Figure 2. Concise UML 2 deployment diagram.


How agile are deployment diagrams? As always, it depends on your goals. Very often less-detailed network diagrams, which are arguably deployment diagrams with extensive use of visual stereotypes, are a better option. This is particularly true when you are modeling an environment consisting of a many interconnected machines. Sometimes a high-level free-form diagram is a better option because the notation is much more flexible. The information contained in Figure 2 can just as readily be captured in either a network diagram or a free-form diagram in combination with installation scripts. When you think about it installation scripts are effectively "deployment source code".

To determine whether you need to create a deployment model, ask yourself this: if you knew nothing about the system and someone asked you to install it and/or maintain and support it, would you want a description of how the parts of the system fit together? When I ask this question of the project teams I work with, we almost always decide to develop some form of deployment model. More important, practice has shown that deployment modeling is well worth it. Deployment models force you to think about important deployment issues long before you must deliver the actual system.

When determining how to model the deployment architecture for a system, regardless of the artifacts chosen, I will typically:

  1. Identify the scope of the model. Does the diagram address how to deploy a version of a single application or does it depict the deployment of all systems within your organization?
  2. Consider fundamental technical issues. What existing systems will yours need to interact/integrate with? How robust does your system need to be (will there be redundant hardware to failover to)? What/who will need to connect to and/or interact with your system and how will they do it (via the Internet, exchanging data files, and so forth)? What middleware, including the operating system and communications approaches/protocols, will your system use? What hardware and/or software will your users directly interact with (PCs, network computers, browsers, and so forth)? How do you intend to monitor the system once it has been deployed? How secure does the system need to be (do you need a firewall, do you need to physically secure hardware, and so forth)?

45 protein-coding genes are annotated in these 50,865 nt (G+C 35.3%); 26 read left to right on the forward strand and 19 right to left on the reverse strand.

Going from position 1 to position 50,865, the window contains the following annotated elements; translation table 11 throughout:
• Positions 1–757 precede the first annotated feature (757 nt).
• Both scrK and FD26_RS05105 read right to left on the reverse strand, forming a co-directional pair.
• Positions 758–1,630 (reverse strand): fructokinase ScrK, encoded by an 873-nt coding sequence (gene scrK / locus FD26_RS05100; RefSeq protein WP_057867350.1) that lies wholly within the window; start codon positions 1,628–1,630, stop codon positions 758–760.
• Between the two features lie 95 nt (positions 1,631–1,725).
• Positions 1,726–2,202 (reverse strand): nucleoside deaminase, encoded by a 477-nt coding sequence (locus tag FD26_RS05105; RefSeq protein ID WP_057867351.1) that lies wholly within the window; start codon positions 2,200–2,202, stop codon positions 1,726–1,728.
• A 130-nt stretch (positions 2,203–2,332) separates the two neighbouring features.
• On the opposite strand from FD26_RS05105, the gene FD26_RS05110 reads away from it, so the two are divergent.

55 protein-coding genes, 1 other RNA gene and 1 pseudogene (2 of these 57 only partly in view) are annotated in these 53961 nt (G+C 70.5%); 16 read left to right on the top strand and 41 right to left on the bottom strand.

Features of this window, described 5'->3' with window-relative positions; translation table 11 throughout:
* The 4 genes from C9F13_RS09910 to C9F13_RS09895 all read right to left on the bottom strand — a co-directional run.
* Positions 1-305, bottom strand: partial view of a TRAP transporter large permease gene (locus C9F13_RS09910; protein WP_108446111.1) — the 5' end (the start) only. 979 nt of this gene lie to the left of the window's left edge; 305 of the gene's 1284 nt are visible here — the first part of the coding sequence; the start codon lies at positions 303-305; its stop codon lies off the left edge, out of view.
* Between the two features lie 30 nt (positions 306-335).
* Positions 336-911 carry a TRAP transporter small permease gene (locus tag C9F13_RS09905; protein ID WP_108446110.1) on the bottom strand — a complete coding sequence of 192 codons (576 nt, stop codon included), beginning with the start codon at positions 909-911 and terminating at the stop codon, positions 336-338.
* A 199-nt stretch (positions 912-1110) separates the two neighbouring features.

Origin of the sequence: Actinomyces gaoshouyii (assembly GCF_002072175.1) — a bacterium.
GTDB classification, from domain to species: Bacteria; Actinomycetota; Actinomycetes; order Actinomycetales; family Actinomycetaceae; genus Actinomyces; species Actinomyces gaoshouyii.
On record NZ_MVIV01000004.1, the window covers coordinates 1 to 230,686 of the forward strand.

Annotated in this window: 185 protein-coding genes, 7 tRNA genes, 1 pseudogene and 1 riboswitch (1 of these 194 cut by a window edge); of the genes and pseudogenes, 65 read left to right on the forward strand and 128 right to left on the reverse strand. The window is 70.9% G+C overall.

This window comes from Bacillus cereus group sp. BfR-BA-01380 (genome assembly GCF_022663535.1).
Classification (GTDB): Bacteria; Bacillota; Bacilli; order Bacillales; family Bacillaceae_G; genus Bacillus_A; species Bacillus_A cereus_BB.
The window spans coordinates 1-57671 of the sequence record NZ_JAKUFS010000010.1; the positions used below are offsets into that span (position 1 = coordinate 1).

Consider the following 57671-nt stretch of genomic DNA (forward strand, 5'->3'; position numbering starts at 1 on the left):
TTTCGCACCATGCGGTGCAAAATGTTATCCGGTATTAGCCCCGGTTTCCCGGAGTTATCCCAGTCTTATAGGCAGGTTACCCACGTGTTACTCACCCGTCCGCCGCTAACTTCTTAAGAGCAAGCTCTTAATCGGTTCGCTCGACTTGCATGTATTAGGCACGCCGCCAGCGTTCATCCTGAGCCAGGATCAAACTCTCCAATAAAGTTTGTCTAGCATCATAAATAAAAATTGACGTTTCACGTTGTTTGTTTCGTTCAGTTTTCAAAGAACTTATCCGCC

3. Identify the distribution architecture. Do you intend to take a fat-client approach where the business logic is contained in a desktop application or a thin-client approach where business logic is deployed to an application server? Will your application have two tiers, three tiers, or more? Your distribution architecture strategy will often be predetermined for your application, particularly if you are deploying your system to an existing technical environment.
  4. Identify the nodes and their connections. Your distribution strategy will define the general type of nodes you will have, but not the exact details. You need to make platform decisions, such as the hardware and operating systems to be deployed, including how the various nodes will be connected (perhaps via RMI and a message bus as in Figure 2).
  5. Distribute software to nodes. Both versions of the deployment diagrams indicate the software that is deployed on each node, critical information for anyone involved in development, installation, or operation of the system.

Source

This artifact description is excerpted from Chapter 10 of The Object Primer 3rd Edition: Agile Model Driven Development with UML 2.


Translations

Disclaimer

The notation used in these diagrams, particularly the hand drawn ones, may not conform perfectly to the current version of the UML for one or more of reasons:

  • The notation may have evolved from when I originally developed the diagrams. The UML evolves over time, and I may not have kept the diagrams up to date.
  • I may have gotten it wrong in the first place. Although these diagrams were thoroughly reviewed for the book, and have been reviewed by thousands of people online since then, an error may have gotten past of us. We're only human.
  • I may have chosen to apply the notation in "non-standard" ways. An agile modeler is more interested in created models which communicate effectively than in conforming to notation rules set by a committee.
  • It likely doesn't matter anyway, because the modeling tool(s) that you're using likely won't fully support the current version of the UML notation perfectly anyway. Bottom line is that you're going to be constrained by your tools anyway.

If you're really concerned about the nuances of "official" UML notation then read the current version of the UML specification.